At one time in our society, business deals were sealed with a handshake. A man’s word was his bond. Well, a lot has changed since those days.
As a business owner, you should NEVER engage in a working relationship with another individual or organization without having some type of written agreement. Not only will this document protect you in the event that the other person feels as though you didn’t provide the agreed upon services but the converse is also true. It allows you to hold the other party accountable based on what they said they would do.
What information is essential to be included in a contract?
- Explanation of services/products to be provided. You need to have a clear outline of the responsibilities of each party within the document. Don’t take for granted that something is implied. Also, make sure your expectations are in line with the words on the paper. Even if it is one little thing, make sure that it is included because you can not go back and attempt to hold someone accountable to providing something that was included. Also, ensure that you are willing and able to provide the product/services as outlined in the agreement. If you are entering into a long-term engagement, review the document periodically to ensure you are holding up your end of the agreement. If you notice that the terms have changed, ask to renegotiate.
- Fees. Make sure the terms of payment to you or by you are clearly outlined. How often will payments will be paid? How will they be paid? How will additional expenses be handled? Will any deductions be allowed from the fees to be paid? How long will the fees be paid? Very important… do not make payment or accept payment until the terms are agreed upon by both parties.
- Cancellation. You can’t hold someone hostage in an agreement and no one should want to hold you hostage; however, there should be a clear process outlined as to how to end the engagement. How much advance notice is required? Would there be a refund of any fees paid? How should the other party be notified of the cancellation – phone call, written letter, electronic mail?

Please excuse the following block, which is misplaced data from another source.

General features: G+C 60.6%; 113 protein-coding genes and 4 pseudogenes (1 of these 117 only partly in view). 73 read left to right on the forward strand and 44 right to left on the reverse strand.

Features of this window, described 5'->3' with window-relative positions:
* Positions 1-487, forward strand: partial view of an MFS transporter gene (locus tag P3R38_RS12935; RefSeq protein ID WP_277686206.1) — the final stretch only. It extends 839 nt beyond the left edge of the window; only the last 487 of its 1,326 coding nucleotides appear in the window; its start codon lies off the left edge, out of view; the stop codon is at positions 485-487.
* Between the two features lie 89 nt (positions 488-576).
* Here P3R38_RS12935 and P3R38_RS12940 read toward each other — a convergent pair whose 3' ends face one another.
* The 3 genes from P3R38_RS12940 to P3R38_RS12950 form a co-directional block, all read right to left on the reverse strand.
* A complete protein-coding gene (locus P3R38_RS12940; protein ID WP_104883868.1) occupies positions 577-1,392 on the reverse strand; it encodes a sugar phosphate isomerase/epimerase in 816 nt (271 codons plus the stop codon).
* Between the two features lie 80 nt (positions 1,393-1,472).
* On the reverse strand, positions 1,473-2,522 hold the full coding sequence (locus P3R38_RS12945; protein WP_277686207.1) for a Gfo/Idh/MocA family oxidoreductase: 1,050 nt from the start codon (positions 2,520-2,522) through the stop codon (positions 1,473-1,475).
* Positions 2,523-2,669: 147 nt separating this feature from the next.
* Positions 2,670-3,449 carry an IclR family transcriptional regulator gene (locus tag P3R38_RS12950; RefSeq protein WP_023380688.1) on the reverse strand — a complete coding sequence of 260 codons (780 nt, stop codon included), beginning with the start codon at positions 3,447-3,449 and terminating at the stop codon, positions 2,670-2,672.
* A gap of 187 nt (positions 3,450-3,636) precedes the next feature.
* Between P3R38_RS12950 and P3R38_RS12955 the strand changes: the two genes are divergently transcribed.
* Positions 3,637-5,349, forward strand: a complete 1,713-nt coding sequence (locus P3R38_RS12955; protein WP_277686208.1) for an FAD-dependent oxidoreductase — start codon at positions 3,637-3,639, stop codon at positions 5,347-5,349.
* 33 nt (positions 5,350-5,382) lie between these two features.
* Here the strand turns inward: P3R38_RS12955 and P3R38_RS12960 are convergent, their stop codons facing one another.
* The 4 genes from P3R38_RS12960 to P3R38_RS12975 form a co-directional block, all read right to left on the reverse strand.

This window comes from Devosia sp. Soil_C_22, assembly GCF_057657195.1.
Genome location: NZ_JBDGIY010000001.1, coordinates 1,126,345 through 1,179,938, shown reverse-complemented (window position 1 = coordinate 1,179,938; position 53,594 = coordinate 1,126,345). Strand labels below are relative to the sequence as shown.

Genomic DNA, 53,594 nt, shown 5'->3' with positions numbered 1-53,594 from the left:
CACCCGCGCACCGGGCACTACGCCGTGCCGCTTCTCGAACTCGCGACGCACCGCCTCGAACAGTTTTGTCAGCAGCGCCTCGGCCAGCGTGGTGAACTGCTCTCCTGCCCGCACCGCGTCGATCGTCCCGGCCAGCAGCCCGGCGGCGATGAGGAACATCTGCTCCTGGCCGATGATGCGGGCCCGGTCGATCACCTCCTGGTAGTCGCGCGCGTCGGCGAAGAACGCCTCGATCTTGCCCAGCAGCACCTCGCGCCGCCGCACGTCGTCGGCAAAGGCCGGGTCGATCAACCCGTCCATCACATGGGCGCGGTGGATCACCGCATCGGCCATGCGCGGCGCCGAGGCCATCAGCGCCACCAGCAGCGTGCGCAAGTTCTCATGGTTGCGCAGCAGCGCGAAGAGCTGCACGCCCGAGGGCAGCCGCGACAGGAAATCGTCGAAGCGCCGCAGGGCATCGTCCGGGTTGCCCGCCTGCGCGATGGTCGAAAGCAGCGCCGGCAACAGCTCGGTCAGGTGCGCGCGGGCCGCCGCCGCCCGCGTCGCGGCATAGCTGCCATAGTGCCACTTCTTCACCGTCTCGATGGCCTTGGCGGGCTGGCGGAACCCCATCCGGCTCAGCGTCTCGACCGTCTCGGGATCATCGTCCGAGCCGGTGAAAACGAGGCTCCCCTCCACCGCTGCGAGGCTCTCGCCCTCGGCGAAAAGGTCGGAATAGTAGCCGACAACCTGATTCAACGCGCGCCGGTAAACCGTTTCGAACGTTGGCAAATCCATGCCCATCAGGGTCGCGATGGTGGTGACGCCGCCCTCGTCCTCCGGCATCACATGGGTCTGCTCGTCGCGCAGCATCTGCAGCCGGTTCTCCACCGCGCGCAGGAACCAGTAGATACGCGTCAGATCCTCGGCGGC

- Understanding. There should be some language above the signature line indicating that both parties understand the terms set forth and agree to the terms. Any changes to the agreement should be approved by both parties before the document is signed. Also, make sure that the person that you are entering into the agreement with, has the authority to enter into the agreement. If they are not the Owner or Manager of the organization, they may not have the authority to enter into a binding agreement on the organization’s behalf which could render your document void.
- Mediation. In the event that something goes wrong, how would the dispute be handled? It is common for small businesses to use mediation services because it is often less expensive than attorney fees and court costs. However, this should not be assumed.
These are some basic elements that you should ensure are included in your contract but there is more technical information that many people include such as confidentiality and nondisclosure terms.
Recently, I worked with a client and because we were “friends” I did not require him to sign a contract and began working under the normal terms that I operate with my clients. However, because we did not have a predetermined agreement, his expectations were not in line with the services that I was willing to provide. He felt that I was not being fair to not do everything that he wanted me to do but the requests that he was making were out of line with how I operate my business. Needless to say, once I realized my error, I resigned from working him and did not require him to pay any additional fees. I realized that I had made a mistake and allowed him to set his own expectations that I had not agreed to so I could not fault him for the deterioration of our working relationship.
It may be difficult and even expensive to enforce a breach of contract but in all of the years that I have used contracts with my clients, that has never been an issue. The main purpose our agreements serve is for us to have a mutual understanding of the terms of our engagement. You may have a different view of a contract’s purpose but whatever you do… get it in writing.